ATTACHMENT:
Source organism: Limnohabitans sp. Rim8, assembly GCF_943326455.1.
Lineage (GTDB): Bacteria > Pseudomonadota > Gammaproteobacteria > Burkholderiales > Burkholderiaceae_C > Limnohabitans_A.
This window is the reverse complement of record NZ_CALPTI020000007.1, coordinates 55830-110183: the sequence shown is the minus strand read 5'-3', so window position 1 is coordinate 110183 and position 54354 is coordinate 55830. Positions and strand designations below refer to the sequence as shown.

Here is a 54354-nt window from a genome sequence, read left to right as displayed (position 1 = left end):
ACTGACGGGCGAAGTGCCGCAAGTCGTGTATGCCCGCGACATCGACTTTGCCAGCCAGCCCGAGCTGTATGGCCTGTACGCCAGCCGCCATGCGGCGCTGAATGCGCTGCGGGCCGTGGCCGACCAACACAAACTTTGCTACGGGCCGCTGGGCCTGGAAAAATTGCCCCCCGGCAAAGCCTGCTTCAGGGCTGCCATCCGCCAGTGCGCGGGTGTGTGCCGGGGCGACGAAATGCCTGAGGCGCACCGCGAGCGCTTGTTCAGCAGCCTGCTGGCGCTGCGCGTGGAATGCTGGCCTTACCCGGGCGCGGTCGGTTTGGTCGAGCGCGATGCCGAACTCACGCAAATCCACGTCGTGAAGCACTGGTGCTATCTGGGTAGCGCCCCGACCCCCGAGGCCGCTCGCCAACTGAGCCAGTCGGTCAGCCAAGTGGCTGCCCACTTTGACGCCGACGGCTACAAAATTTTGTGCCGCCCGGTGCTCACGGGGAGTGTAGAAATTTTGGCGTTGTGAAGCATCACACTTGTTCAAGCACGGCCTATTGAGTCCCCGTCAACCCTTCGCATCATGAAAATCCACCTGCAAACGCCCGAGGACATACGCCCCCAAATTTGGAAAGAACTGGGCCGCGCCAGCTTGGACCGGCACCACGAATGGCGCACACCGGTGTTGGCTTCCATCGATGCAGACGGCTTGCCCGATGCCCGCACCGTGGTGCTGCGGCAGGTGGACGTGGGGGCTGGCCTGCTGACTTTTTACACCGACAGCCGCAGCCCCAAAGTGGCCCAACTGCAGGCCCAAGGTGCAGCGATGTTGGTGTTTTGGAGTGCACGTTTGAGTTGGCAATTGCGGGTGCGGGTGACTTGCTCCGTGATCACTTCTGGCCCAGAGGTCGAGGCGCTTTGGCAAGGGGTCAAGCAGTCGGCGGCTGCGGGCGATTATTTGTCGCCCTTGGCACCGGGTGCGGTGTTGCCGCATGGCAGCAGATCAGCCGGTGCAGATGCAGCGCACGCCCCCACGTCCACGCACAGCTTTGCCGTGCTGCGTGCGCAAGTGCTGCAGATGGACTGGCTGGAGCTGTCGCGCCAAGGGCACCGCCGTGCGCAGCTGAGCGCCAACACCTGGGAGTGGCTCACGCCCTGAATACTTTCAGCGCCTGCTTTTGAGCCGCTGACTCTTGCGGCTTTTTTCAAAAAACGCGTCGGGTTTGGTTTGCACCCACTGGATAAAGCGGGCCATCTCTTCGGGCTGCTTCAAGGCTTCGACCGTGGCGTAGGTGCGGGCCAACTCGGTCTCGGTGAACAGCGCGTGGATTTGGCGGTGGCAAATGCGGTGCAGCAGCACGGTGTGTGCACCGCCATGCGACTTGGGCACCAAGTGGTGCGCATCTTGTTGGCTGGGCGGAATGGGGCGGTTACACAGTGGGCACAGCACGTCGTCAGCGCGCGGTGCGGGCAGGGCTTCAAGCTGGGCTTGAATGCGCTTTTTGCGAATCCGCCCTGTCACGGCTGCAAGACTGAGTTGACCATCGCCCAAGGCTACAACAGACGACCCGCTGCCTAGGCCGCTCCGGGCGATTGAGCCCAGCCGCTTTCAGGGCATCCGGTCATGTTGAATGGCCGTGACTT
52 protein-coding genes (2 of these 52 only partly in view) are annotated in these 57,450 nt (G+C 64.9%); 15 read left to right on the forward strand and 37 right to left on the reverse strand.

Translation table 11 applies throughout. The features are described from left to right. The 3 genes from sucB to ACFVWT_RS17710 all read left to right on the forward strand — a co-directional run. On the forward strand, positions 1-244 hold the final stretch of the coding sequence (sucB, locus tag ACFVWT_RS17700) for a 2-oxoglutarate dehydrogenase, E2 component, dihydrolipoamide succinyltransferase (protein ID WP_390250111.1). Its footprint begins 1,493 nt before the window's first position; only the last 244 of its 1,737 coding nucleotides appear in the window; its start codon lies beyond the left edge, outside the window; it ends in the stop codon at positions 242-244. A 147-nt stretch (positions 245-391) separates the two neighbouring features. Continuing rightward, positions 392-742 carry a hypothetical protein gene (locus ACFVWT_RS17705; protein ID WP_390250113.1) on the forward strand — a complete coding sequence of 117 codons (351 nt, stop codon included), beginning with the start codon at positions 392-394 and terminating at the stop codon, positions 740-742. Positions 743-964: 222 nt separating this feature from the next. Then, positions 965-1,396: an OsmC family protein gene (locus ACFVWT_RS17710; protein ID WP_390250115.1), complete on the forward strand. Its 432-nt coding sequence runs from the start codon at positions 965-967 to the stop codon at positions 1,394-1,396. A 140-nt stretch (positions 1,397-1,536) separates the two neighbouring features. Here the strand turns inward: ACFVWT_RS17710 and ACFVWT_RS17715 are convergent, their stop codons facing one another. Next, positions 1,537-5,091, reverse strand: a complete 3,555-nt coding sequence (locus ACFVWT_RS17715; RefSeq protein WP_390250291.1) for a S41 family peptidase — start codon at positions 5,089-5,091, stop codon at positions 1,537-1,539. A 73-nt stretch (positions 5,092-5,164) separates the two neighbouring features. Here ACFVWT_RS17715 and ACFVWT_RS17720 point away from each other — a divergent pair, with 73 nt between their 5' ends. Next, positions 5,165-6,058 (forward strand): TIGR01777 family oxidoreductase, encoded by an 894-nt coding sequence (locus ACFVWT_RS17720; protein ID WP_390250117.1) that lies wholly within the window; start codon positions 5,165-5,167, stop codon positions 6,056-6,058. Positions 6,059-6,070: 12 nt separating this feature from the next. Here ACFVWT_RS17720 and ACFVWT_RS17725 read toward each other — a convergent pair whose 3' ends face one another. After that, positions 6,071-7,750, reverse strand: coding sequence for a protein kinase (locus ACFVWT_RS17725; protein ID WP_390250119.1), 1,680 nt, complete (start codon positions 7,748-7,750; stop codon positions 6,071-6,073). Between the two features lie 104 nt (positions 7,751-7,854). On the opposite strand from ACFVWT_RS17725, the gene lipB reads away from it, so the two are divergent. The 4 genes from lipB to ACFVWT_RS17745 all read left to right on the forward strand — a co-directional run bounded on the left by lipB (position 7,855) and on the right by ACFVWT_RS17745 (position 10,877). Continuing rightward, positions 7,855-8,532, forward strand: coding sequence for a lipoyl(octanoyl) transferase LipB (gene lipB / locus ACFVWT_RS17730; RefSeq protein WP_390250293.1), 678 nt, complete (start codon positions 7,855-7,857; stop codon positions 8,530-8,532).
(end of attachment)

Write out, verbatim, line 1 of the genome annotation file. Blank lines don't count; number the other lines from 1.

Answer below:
Source organism: Limnohabitans sp. Rim8, assembly GCF_943326455.1.